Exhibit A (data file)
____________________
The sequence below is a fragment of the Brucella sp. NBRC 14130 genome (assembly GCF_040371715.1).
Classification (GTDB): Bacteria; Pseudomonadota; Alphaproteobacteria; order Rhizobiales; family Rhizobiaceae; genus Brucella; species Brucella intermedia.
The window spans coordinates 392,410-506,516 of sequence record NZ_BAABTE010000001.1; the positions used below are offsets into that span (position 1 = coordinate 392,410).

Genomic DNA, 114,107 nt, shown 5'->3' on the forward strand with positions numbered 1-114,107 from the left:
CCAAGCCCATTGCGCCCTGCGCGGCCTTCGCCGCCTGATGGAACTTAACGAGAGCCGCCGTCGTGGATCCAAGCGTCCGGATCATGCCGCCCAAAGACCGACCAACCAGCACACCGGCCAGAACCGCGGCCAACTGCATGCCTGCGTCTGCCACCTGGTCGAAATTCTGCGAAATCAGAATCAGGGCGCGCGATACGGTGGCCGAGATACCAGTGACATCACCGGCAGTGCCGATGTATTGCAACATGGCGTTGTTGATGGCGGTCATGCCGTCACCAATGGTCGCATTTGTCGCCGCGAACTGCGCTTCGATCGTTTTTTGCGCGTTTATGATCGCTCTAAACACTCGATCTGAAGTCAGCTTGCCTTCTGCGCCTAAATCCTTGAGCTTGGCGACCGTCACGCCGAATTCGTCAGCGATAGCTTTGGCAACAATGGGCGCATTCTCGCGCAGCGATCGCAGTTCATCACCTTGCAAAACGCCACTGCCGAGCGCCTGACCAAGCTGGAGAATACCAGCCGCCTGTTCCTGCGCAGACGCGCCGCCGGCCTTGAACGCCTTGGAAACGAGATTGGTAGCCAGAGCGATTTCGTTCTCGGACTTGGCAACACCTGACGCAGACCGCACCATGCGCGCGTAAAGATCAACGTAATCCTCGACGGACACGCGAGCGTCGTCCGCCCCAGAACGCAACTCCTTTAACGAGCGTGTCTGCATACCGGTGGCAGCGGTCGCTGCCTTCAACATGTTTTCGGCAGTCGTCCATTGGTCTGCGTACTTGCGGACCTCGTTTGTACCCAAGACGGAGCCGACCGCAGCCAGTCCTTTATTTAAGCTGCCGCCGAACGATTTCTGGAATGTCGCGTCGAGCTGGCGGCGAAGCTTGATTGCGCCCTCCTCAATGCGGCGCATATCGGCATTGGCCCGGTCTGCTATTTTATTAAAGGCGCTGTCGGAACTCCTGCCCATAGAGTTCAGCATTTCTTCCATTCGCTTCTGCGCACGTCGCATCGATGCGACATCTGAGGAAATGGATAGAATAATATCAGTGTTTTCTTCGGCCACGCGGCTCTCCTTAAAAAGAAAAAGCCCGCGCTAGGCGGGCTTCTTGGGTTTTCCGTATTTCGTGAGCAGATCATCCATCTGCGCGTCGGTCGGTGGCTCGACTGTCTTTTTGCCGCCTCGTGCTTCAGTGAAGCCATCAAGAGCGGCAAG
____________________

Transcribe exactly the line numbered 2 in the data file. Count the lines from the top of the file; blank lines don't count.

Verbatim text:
Classification (GTDB): Bacteria; Pseudomonadota; Alphaproteobacteria; order Rhizobiales; family Rhizobiaceae; genus Brucella; species Brucella intermedia.